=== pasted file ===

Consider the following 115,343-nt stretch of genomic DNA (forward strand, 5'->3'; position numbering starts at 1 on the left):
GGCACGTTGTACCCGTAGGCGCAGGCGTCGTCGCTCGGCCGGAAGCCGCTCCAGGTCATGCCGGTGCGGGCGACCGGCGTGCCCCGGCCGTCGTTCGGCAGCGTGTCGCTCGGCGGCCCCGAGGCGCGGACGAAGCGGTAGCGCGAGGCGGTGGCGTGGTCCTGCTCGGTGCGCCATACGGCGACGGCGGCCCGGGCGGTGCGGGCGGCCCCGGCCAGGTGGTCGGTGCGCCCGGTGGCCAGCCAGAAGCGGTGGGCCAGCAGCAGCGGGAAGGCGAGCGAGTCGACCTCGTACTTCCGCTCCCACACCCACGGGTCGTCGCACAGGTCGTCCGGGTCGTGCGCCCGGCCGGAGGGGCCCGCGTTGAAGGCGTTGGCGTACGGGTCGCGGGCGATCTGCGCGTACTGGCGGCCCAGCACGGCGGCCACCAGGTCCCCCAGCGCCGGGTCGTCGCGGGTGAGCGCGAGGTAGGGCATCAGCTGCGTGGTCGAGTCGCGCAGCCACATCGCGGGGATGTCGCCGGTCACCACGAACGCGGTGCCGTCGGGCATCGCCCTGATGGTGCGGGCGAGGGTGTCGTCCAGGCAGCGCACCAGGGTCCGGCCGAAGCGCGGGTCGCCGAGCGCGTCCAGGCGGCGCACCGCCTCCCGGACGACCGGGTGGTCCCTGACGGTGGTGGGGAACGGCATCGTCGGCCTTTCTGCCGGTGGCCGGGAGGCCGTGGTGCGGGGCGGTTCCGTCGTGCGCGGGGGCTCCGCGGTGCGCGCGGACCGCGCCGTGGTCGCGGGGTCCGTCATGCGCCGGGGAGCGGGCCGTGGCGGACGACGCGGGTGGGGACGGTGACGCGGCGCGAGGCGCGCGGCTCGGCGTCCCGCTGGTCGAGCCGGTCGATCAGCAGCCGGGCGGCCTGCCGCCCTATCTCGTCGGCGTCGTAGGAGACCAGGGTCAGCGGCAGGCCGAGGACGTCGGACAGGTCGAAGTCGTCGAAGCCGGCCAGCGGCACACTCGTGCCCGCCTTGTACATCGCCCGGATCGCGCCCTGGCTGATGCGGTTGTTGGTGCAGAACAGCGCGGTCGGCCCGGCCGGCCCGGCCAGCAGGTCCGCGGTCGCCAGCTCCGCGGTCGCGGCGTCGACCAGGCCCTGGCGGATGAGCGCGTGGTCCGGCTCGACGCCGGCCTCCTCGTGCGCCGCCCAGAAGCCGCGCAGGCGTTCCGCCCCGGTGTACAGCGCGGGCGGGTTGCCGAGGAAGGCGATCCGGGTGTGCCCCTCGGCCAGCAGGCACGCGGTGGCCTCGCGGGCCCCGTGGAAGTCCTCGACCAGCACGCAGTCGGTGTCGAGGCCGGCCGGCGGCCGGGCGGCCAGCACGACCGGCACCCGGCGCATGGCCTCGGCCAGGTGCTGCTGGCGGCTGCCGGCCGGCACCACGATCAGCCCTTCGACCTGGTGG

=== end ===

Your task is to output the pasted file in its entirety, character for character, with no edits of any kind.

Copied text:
Consider the following 115,343-nt stretch of genomic DNA (forward strand, 5'->3'; position numbering starts at 1 on the left):
GGCACGTTGTACCCGTAGGCGCAGGCGTCGTCGCTCGGCCGGAAGCCGCTCCAGGTCATGCCGGTGCGGGCGACCGGCGTGCCCCGGCCGTCGTTCGGCAGCGTGTCGCTCGGCGGCCCCGAGGCGCGGACGAAGCGGTAGCGCGAGGCGGTGGCGTGGTCCTGCTCGGTGCGCCATACGGCGACGGCGGCCCGGGCGGTGCGGGCGGCCCCGGCCAGGTGGTCGGTGCGCCCGGTGGCCAGCCAGAAGCGGTGGGCCAGCAGCAGCGGGAAGGCGAGCGAGTCGACCTCGTACTTCCGCTCCCACACCCACGGGTCGTCGCACAGGTCGTCCGGGTCGTGCGCCCGGCCGGAGGGGCCCGCGTTGAAGGCGTTGGCGTACGGGTCGCGGGCGATCTGCGCGTACTGGCGGCCCAGCACGGCGGCCACCAGGTCCCCCAGCGCCGGGTCGTCGCGGGTGAGCGCGAGGTAGGGCATCAGCTGCGTGGTCGAGTCGCGCAGCCACATCGCGGGGATGTCGCCGGTCACCACGAACGCGGTGCCGTCGGGCATCGCCCTGATGGTGCGGGCGAGGGTGTCGTCCAGGCAGCGCACCAGGGTCCGGCCGAAGCGCGGGTCGCCGAGCGCGTCCAGGCGGCGCACCGCCTCCCGGACGACCGGGTGGTCCCTGACGGTGGTGGGGAACGGCATCGTCGGCCTTTCTGCCGGTGGCCGGGAGGCCGTGGTGCGGGGCGGTTCCGTCGTGCGCGGGGGCTCCGCGGTGCGCGCGGACCGCGCCGTGGTCGCGGGGTCCGTCATGCGCCGGGGAGCGGGCCGTGGCGGACGACGCGGGTGGGGACGGTGACGCGGCGCGAGGCGCGCGGCTCGGCGTCCCGCTGGTCGAGCCGGTCGATCAGCAGCCGGGCGGCCTGCCGCCCTATCTCGTCGGCGTCGTAGGAGACCAGGGTCAGCGGCAGGCCGAGGACGTCGGACAGGTCGAAGTCGTCGAAGCCGGCCAGCGGCACACTCGTGCCCGCCTTGTACATCGCCCGGATCGCGCCCTGGCTGATGCGGTTGTTGGTGCAGAACAGCGCGGTCGGCCCGGCCGGCCCGGCCAGCAGGTCCGCGGTCGCCAGCTCCGCGGTCGCGGCGTCGACCAGGCCCTGGCGGATGAGCGCGTGGTCCGGCTCGACGCCGGCCTCCTCGTGCGCCGCCCAGAAGCCGCGCAGGCGTTCCGCCCCGGTGTACAGCGCGGGCGGGTTGCCGAGGAAGGCGATCCGGGTGTGCCCCTCGGCCAGCAGGCACGCGGTGGCCTCGCGGGCCCCGTGGAAGTCCTCGACCAGCACGCAGTCGGTGTCGAGGCCGGCCGGCGGCCGGGCGGCCAGCACGACCGGCACCCGGCGCATGGCCTCGGCCAGGTGCTGCTGGCGGCTGCCGGCCGGCACCACGATCAGCCCTTCGACCTGGTGG